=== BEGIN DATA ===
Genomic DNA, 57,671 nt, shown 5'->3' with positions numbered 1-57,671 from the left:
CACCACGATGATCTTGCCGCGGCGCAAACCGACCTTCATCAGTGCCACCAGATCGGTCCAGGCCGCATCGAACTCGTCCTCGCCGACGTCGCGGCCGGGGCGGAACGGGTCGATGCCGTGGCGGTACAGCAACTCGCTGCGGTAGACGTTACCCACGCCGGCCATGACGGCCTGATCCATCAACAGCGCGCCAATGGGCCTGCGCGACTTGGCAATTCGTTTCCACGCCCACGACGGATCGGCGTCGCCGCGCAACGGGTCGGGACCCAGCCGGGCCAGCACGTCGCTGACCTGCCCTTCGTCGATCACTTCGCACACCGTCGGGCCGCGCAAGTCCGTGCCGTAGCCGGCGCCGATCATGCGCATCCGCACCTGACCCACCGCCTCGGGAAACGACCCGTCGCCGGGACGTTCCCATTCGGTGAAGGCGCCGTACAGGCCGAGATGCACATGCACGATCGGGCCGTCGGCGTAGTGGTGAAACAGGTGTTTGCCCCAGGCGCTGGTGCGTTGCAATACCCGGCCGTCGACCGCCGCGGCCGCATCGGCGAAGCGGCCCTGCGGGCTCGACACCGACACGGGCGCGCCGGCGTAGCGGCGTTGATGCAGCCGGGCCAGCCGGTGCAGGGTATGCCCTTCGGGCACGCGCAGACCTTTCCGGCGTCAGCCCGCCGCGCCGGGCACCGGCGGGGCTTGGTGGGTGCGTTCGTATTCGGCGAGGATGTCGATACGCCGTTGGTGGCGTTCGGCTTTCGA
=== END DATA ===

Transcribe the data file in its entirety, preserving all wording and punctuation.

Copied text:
Genomic DNA, 57,671 nt, shown 5'->3' with positions numbered 1-57,671 from the left:
CACCACGATGATCTTGCCGCGGCGCAAACCGACCTTCATCAGTGCCACCAGATCGGTCCAGGCCGCATCGAACTCGTCCTCGCCGACGTCGCGGCCGGGGCGGAACGGGTCGATGCCGTGGCGGTACAGCAACTCGCTGCGGTAGACGTTACCCACGCCGGCCATGACGGCCTGATCCATCAACAGCGCGCCAATGGGCCTGCGCGACTTGGCAATTCGTTTCCACGCCCACGACGGATCGGCGTCGCCGCGCAACGGGTCGGGACCCAGCCGGGCCAGCACGTCGCTGACCTGCCCTTCGTCGATCACTTCGCACACCGTCGGGCCGCGCAAGTCCGTGCCGTAGCCGGCGCCGATCATGCGCATCCGCACCTGACCCACCGCCTCGGGAAACGACCCGTCGCCGGGACGTTCCCATTCGGTGAAGGCGCCGTACAGGCCGAGATGCACATGCACGATCGGGCCGTCGGCGTAGTGGTGAAACAGGTGTTTGCCCCAGGCGCTGGTGCGTTGCAATACCCGGCCGTCGACCGCCGCGGCCGCATCGGCGAAGCGGCCCTGCGGGCTCGACACCGACACGGGCGCGCCGGCGTAGCGGCGTTGATGCAGCCGGGCCAGCCGGTGCAGGGTATGCCCTTCGGGCACGCGCAGACCTTTCCGGCGTCAGCCCGCCGCGCCGGGCACCGGCGGGGCTTGGTGGGTGCGTTCGTATTCGGCGAGGATGTCGATACGCCGTTGGTGGCGTTCGGCTTTCGA